“That was my bad. I should’ve taken more time,” Lake said. “I’d written my lineup, but didn’t flip it all the way. I meant to turn it two spots.”

It is the nature of the ILH, with extreme competition in academics and athletics, that an 0-9 team is able to play at state-tournament level.

“That’s a testament to their kids. They’re able to play through it. It changes the dynamic and the tempo of the game. You’ve got to battle through that. That’s not an excuse. I thought they played really well. I’m thankful that we got by them,” Lamb said.

In the opening set, an ace by senior libero Erin Goya sparked the visiting Owls to a 9-2 lead before Lamb called time out.


“We didn’t want this to be the last game of our season. We knew we have the girls and the talent to keep on going and win this whole thing. We had to reset,” Tuileta said.

Le Jardin adjusted and rallied for a 13-12 lead after an MPI hitting error, but the Owls regained momentum as Goya notched another ace. Suzuki had five kills and an ace in the first set as the Owls won going away.

Lamb tweaked the game plan just a bit.

“We didn’t change anything in our rotation. We just spun the dial. So we started in rotation four instead of rotation one. We felt like the matchup was a little better,” he said. “We spun the dial. So I think Tommy tried to counter that. If I understand what he was trying to do, he was trying to spin it to third a little bit to get the matchups back up in his favor.”

Le Jardin opened the second set with a 13-3 lead and waltzed to victory, tying the match. Ellie Diersbock had two of LJA’s four blocks in the set.

A 10-minute delay at the start of the third set was ominous. A 2-0 MPI lead was eventually changed to 1-1 after the Owls’ first out-of-rotation error. By the time the total of rotation violations was up to four by MPI, the Bulldogs had a 16-11 lead.

Down 20-17, the Owls got kills from Suzuki before a block by Lyons vaulted them to a 22-21 lead. The set was tied at 22, and then at 23 when Tuileta committed a service error to give MPI the lead again.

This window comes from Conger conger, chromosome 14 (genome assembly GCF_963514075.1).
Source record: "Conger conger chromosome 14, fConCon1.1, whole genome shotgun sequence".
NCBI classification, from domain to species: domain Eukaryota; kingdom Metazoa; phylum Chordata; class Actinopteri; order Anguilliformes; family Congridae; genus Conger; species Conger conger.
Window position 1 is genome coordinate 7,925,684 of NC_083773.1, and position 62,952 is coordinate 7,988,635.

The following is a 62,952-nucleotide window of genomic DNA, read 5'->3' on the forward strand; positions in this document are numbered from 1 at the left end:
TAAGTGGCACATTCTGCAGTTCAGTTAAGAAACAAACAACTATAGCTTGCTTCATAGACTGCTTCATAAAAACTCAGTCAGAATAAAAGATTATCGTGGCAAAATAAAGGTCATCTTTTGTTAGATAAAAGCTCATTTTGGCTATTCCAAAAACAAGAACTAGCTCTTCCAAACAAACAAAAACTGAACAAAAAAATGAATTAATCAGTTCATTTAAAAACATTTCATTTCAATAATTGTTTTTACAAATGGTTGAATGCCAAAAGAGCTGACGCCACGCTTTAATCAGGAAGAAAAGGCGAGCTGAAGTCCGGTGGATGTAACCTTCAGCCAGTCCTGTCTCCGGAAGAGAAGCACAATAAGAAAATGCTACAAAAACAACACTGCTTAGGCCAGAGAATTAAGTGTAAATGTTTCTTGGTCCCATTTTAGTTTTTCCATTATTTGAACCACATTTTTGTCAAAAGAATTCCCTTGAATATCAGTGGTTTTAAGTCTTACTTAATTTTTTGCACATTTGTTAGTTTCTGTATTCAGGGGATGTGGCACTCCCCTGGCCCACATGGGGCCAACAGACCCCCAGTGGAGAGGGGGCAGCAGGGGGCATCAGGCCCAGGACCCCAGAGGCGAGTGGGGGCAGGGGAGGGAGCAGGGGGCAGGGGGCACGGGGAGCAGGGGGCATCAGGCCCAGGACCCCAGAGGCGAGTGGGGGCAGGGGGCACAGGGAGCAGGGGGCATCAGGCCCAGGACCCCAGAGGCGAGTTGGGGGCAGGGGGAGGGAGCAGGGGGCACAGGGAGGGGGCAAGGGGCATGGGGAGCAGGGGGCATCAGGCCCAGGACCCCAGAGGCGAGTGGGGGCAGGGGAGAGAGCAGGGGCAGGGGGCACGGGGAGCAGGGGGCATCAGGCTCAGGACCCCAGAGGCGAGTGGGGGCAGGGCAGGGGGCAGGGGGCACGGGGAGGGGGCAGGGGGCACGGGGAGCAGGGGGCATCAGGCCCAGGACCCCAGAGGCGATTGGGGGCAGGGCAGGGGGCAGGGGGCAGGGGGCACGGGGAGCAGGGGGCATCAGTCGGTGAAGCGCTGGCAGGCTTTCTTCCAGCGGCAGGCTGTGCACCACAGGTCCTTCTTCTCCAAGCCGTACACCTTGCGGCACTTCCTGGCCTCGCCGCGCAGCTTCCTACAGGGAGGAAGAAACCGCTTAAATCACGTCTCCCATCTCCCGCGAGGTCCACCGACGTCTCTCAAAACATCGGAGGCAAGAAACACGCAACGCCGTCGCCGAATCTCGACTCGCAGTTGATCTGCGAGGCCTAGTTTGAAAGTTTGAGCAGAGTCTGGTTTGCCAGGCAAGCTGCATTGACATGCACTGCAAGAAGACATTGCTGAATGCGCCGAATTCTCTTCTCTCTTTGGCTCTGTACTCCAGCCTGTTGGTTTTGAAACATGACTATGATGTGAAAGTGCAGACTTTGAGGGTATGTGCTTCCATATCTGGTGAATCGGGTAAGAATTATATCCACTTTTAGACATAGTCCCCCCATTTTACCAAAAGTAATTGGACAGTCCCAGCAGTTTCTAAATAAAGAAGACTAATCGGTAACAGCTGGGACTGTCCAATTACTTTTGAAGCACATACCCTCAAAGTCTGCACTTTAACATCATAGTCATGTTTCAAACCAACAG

That’s when the fifth MPI out-of-rotation violation gave Le Jardin the biggest break of the night.

“We kind of lost focus, but we all talked to each other. We knew we had to stay focused and get through this,” Tuileta said. “The seniors, we said to each other, we don’t want this to be our last game. We had to fight and grit it out.”

Next up, Punahou.

“We know we’re able to beat big teams like that. I know there’s people that always doubt us, but we always say through the past four years that I’ve been on this team that we’re the underdogs and we’re always going to come out strong, fighting,” Tuileta said. “I think we’re going to be able to do that on Saturday.”


Lamb is optimistic. The semifinal matchup with Punahou has a old-school, David-versus-Goliath, Villanova-versus-Georgetown feel to it.

“No matter how it goes down, we’re going to have to play some of our best volleyball. We’ve got to execute well, but I like our chances. I think our team is really capable. We have a lot of veterans on this team. We’ve had a couple of opportunities to see (Punahou). I like that as well,” Lamb said. “I’ve been telling the kids all season, who cares about the record? This is all buildup to the final moment. It’s about who’s going to peak at the right time. I think we’re headed in the right direction.”